Hernando de Soto, a Spanish explorer, is noted as the first European explorer to reach the Mississippi River. de Soto, along with 400 of his troops, discovered the river on May 8, 1541, according to the History Channel's official website. The group crossed the river just to the south of what is now Memphis, Tenn.
The area around the Mississippi River was dangerous for de Soto and his men as Native American tribes set up a patrol with war canoes. As a result, they crossed the river in the middle of the night, to avoid a confrontation with the natives.
After crossing the Mississippi River, the Spaniards traveled to what is now present-day Arkansas and Louisiana to continue their search for riches. They would later turn back to the river where de Soto would die on May 21, 1542.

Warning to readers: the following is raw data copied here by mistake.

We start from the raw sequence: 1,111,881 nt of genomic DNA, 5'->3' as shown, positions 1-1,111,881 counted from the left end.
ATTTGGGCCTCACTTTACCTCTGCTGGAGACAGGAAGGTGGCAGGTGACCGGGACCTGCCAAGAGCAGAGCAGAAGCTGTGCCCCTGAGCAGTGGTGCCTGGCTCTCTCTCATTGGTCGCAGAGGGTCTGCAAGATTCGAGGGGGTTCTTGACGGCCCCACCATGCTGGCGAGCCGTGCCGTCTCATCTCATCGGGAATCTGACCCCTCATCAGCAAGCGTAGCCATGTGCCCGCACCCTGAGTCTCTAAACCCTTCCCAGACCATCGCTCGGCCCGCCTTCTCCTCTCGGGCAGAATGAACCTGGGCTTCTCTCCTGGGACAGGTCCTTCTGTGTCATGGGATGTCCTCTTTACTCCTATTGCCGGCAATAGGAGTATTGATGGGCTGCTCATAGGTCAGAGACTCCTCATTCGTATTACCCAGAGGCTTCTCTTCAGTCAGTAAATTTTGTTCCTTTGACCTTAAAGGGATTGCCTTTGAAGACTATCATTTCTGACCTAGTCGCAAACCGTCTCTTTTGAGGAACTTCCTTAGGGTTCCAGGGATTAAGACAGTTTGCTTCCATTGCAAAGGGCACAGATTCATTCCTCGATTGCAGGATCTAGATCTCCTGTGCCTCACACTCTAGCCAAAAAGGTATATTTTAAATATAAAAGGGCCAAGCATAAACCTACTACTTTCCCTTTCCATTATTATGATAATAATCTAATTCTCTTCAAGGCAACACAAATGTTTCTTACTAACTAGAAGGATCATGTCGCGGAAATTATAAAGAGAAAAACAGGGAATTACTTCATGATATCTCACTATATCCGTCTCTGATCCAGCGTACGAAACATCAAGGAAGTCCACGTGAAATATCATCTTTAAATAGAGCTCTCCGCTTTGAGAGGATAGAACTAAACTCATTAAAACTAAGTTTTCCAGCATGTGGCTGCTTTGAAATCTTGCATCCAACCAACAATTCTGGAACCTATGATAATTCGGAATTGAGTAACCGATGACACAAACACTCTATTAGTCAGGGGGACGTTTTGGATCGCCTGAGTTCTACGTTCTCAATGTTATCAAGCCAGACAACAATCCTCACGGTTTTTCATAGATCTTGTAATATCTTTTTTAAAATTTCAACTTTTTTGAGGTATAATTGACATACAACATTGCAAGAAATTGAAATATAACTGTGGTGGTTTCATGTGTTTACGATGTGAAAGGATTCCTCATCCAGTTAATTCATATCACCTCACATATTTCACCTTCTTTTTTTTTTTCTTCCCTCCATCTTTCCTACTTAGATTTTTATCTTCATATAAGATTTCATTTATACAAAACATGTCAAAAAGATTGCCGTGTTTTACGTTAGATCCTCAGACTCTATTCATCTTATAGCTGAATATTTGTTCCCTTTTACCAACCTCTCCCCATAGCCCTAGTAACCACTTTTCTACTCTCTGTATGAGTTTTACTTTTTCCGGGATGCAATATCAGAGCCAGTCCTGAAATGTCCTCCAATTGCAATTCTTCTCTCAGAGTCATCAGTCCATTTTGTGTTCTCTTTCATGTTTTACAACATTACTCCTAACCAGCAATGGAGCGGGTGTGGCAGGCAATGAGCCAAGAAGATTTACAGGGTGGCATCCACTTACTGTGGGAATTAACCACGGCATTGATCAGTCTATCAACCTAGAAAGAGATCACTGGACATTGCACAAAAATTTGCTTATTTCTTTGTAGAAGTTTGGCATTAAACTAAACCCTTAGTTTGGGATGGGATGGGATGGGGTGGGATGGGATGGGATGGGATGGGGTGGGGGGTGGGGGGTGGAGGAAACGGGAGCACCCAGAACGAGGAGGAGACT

Following de Soto's death, new commander Luis de Moscoso took the troops into north Texas before again returning to the river. Eventually, the troops built rafts and took the Mississippi River towards the Texas coast before setting sail for Veracruz, Mexico.
Later, the Mississippi River became the official border between the Spanish and British Empires following the signing of the Treaty of Paris in 1763. Spain's land fell to the west of the river, while Great Britain controlled everything on the east side of the river.